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The U.S. Supreme Court on Wednesday will hear the first of two landmark cases this term challenging the runaway administrative state. At stake in SEC v. Jarkesy is a bedrock constitutional principle that colonists fought to defend in the American Revolution: the right to a trial by jury.

Congress in recent decades has expanded the enforcement powers of administrative agencies. The 2010 Dodd-Frank Act granted the Securities and Exchange Commission unbridled power to seek penalties administratively against any individual for violating securities laws. Democrats wanted to make it easier for the agency to punish misconduct.

Administrative tribunals let SEC prosecutors present hearsay evidence and unauthenticated documents that would be inadmissible in a traditional federal court. Defendants also enjoy fewer procedural protections including the tools of legal discovery. No surprise, then, that the SEC wins almost all cases it charges in-house. At the time of hedge-fund founder George Jarkesy's administrative trial in 2014, the SEC had a 100% in-house victory rate vs. 61% in federal court in 200 contested cases.

The SEC charged Jarkesy with securities fraud for allegedly inflating the value of fund assets, which the agency said allowed him to earn higher management fees. An administrative law judge (ALJ) ruled against Jarkesy. SEC commissioners upheld the ruling six years later, ordered him to pay a $300,000 penalty, and barred him from the industry.

Jarkesy appealed to the Fifth Circuit Court of Appeals, arguing that SEC tribunals violate his Seventh Amendment right to trial by jury. He also contended that multiple layers of for-cause tenure protections for ALJs from presidential removal offend the constitutional separation of powers. The Fifth Circuit ruled for Jarkesy on all counts.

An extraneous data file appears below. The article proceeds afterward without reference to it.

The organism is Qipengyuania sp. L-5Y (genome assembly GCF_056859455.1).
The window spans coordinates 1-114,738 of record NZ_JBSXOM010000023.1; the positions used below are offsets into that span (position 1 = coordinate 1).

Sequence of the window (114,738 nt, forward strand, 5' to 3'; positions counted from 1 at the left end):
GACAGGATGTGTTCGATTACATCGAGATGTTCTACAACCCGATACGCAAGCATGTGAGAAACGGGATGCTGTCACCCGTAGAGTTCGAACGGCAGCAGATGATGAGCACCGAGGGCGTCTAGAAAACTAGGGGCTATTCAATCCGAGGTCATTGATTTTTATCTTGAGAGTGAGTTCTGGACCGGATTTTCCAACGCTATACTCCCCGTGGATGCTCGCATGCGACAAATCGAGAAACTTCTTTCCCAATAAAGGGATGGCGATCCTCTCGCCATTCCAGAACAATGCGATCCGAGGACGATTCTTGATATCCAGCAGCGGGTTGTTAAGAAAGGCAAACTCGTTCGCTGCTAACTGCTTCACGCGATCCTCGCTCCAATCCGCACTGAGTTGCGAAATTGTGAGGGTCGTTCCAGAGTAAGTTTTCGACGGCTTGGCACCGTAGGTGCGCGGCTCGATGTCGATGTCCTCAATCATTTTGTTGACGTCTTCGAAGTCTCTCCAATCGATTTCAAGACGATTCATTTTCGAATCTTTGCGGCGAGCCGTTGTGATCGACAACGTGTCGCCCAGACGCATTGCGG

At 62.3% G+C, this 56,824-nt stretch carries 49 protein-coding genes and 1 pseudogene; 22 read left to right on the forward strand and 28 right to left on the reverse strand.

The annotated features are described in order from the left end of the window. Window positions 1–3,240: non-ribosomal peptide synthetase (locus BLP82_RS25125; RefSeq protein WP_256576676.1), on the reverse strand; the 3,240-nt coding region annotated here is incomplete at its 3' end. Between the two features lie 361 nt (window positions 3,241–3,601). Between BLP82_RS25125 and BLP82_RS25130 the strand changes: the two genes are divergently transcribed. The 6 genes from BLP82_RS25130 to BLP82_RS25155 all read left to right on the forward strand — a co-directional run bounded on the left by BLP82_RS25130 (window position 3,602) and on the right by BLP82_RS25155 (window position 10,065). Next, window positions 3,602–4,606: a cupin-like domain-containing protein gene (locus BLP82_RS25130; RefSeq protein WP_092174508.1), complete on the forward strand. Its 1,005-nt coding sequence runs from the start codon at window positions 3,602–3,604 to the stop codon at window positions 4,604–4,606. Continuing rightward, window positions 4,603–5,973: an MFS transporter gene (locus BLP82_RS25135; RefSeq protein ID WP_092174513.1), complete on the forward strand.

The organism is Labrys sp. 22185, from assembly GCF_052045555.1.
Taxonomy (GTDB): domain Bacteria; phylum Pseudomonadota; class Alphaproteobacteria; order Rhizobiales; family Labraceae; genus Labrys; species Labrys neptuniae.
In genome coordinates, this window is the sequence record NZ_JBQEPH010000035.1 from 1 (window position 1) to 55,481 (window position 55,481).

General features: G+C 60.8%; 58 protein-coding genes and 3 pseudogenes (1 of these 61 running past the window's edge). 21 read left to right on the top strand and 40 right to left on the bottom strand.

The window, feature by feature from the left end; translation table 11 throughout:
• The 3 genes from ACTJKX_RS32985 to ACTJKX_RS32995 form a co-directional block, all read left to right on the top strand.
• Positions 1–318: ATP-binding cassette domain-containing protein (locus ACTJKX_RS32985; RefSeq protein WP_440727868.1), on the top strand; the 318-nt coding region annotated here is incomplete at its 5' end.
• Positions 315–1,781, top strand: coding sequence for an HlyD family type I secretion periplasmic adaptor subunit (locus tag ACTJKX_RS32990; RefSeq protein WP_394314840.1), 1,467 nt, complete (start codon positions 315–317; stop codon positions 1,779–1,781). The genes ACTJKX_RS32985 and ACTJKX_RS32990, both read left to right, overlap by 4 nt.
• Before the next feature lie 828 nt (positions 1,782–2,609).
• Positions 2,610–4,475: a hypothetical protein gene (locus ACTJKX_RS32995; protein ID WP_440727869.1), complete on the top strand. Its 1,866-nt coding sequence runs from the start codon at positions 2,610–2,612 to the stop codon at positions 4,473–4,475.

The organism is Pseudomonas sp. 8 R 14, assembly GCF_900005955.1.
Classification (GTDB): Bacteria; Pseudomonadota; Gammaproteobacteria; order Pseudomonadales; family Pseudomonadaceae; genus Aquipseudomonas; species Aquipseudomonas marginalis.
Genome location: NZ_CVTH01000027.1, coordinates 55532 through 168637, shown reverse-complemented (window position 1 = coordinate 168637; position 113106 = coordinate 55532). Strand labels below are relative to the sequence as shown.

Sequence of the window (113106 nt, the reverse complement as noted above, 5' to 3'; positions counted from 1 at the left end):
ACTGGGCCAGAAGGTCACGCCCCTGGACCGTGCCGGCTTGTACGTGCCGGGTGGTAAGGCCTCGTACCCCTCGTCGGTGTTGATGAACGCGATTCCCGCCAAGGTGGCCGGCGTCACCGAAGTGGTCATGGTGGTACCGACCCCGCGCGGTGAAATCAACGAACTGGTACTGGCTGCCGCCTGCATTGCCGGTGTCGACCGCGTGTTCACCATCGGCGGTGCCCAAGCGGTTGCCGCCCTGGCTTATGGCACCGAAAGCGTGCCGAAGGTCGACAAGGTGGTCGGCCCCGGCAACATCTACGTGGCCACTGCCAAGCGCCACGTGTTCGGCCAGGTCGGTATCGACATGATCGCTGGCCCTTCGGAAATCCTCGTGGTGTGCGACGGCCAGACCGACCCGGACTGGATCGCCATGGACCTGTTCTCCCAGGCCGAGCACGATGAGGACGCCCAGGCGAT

In its high court brief, the SEC argues the Seventh Amendment applies only when private — not public — rights are at stake. Earlier Court decisions have exempted claims from the right to a jury trial if they involve public rights such as government-granted benefits and privileges.

The SEC tries to muddy the public-private distinction by arguing that public rights are at stake whenever the government sues on behalf of the "public" to enforce laws. But as Jarkesy points out, the SEC is seeking to deprive him of a core right for a common-law offense that he allegedly committed against other private citizens.

The historical record supports his argument. Today's administrative tribunals resemble those that the British government used to punish colonists and religious dissidents before the revolution. The British government used jury-less admiralty courts to impose civil penalties on colonists for violating the Sugar and Stamp Acts.

The Declaration of Independence cited the denial of "the benefits of trial by jury" as one of the colonists' chief grievances. The founders pushed to enshrine the right in the Constitution to prevent the new Congress from creating special forums to adjudicate civil penalties as Parliament and the king had done.

A jury trial in federal court ensures due process for defendants and protects against abuses of enforcement power. Underscoring this point, SEC enforcement staff were found in Jarkesy's case and dozens of others to have improperly accessed privileged legal memos of agency lawyers involved in adjudicating their cases.

As for double removal protections for ALJs, the SEC says they are constitutionally permissible if deemed "best for the public interest." But it proposes no limiting principle. ALJs can be fired only for "good cause" by a Merit Selection Review Board whose members can be removed only for "inefficiency, neglect of duty, or malfeasance in office." In Free Enterprise Fund (2010), the Court struck down a similar scheme that insulated members of the Public Company Accounting Oversight Board with two layers of tenure protection.

Progressives say a ruling for Jarkesy would gut the administrative state, which is what they always say. But the SEC and other federal agencies could continue to litigate cases in-house that involve truly public rights such as veterans benefits and asylum claims. But they would have to go to federal court to impose civil penalties for common-law offenses.

Restoring the originalist interpretation of the Seventh Amendment would strengthen safeguards against tyrannical government.